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Biz - Money

Even Bullish Analysts Concede Fed Storm Cloud

Missing Wage Growth, a Bulldog Market, and a False “All Clear” for the Fed.

Wage Growth Wanting

Economic Outlook
by Regions Financial

Sept. 4: One of the more notable elements of the current economic expansion, now in its ninth year, has been stubbornly slow wage growth. Despite what is now the longest string of consecutive monthly increases in nonfarm employment on record, now at 83 months and counting, and a headline unemployment rate of 4.4%, year-on-year growth in average hourly earnings remains stuck in a fairly narrow range more recently centered around 2.5%. This is, most analysts would agree, shy of the rate of growth that would be expected at full employment, and the lack of a meaningful and sustained acceleration in wage growth at this point of the expansion is somewhat puzzling.

The list of possible explanations for the behavior of wage growth is a long one. Some of them, such as those based on the notion that the economy is only adding low-skill, low-wage jobs, or that the economy is only adding part-time jobs, can be dismissed out of hand, as there is simply nothing in the data to support such contentions. Other possibilities are that there is considerably more slack in the labor market than is implied by a 4.4% headline unemployment rate, that the unemployment rate associated with full employment is lower now than has been the case in the past, and that an anemic trend rate of labor productivity growth is acting as a drag on wage growth.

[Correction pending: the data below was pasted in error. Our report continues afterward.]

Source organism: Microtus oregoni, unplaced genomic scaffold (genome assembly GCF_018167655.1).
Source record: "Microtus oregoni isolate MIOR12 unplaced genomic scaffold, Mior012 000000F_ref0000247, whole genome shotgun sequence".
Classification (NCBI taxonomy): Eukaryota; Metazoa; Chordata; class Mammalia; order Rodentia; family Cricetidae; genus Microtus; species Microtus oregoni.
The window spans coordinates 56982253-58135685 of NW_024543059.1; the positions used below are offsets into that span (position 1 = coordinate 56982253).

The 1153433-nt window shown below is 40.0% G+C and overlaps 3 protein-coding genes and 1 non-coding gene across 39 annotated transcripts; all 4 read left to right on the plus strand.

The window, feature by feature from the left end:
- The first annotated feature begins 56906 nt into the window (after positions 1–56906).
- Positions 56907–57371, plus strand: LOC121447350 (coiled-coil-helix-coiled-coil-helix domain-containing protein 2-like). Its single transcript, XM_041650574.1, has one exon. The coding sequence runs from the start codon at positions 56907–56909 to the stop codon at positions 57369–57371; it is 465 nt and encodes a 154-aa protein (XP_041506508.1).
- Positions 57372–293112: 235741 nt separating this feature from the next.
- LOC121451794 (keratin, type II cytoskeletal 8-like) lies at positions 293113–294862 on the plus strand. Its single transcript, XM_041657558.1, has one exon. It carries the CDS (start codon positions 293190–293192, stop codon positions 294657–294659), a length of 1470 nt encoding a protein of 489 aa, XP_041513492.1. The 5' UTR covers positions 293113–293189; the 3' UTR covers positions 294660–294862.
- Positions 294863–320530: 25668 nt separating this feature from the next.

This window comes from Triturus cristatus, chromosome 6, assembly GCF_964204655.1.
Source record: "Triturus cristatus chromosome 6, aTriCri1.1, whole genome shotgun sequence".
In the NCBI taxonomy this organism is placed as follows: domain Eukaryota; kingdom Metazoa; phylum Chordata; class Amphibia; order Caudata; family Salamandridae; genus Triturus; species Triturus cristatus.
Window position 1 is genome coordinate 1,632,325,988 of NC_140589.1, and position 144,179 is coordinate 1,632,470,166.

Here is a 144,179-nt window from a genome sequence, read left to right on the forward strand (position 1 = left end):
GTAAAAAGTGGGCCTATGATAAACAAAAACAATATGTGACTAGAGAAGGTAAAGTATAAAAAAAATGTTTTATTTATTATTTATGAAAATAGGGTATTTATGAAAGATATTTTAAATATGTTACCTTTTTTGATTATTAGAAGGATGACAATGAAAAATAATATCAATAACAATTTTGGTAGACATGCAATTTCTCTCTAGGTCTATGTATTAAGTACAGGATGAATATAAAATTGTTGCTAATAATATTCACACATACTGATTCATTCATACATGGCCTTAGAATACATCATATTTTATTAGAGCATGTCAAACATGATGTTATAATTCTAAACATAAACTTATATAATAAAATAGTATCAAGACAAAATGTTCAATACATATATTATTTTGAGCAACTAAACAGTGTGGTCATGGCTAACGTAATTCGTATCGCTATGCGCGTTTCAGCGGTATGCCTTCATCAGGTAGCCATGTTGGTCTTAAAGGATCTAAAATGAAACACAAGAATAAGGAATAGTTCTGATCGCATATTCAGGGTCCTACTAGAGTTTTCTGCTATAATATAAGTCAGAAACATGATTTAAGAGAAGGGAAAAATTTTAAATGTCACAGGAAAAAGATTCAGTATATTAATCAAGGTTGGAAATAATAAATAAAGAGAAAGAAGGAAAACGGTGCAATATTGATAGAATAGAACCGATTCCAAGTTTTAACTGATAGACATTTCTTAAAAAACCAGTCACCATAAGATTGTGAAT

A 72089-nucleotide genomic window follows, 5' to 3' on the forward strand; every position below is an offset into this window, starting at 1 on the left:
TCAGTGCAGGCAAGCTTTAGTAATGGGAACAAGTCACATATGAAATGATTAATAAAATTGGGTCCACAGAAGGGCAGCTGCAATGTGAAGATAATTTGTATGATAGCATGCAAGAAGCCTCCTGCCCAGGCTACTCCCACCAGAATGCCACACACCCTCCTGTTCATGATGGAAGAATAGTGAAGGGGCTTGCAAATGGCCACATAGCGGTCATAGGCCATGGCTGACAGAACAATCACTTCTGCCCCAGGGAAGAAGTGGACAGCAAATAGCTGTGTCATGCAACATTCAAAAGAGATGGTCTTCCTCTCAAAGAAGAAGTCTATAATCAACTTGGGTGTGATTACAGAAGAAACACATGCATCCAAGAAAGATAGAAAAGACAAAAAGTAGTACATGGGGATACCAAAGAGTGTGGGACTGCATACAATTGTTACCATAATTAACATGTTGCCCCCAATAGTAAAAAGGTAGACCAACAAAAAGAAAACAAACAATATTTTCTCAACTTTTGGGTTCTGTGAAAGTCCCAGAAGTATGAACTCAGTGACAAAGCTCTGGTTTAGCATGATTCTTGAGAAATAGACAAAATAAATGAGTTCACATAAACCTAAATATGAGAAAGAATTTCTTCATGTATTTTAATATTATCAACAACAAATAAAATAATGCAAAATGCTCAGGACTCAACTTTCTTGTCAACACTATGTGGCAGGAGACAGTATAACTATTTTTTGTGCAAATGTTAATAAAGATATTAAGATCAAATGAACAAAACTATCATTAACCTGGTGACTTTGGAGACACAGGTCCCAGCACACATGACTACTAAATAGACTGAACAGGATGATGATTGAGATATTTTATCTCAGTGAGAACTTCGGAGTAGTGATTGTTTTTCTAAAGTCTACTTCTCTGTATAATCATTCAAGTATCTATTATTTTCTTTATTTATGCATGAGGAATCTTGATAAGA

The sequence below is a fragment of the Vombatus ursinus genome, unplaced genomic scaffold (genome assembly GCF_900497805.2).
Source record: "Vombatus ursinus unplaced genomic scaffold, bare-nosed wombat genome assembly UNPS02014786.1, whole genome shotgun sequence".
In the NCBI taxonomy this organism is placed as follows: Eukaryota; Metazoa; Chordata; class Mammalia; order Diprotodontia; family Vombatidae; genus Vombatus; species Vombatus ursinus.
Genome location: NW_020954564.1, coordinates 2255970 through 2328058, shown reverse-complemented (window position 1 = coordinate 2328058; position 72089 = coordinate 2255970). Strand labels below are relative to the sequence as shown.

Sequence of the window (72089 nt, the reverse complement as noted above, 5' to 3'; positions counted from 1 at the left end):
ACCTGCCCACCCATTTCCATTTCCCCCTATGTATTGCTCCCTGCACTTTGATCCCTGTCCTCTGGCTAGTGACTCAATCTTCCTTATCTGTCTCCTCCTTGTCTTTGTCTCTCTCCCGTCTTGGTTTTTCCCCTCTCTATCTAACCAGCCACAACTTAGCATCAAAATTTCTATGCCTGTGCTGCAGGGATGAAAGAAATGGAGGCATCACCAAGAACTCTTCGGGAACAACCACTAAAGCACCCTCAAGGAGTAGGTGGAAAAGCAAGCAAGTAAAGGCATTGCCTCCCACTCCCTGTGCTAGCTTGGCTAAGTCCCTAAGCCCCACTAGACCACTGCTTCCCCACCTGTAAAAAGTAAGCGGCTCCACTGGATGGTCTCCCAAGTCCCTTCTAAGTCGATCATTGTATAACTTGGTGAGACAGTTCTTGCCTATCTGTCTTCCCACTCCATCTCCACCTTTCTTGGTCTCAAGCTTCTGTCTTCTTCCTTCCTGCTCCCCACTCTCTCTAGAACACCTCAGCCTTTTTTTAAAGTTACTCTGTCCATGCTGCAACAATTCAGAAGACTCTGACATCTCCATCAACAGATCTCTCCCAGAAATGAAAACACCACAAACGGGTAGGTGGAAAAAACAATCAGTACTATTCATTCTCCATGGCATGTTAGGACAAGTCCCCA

While we don’t see any single one of these last few as “the” explanation for persistently sluggish wage growth, we think all are partly in play, as we have often noted. We also think the shifting generational mix of employment is playing a role in sluggish wage growth as measured in the aggregated data. In other words, as members of the Baby Boomer generation leave the labor force in larger numbers and are replaced by younger (less expensive) workers, reported wage growth is suppressed. To the extent this is the case, it will be a lasting drag on measured wage growth as we are still in the early phases of this generational shift.
-- Richard F. Moody

Steadfast Bull

U.S. Investment Policy Committee Notes
by CFRA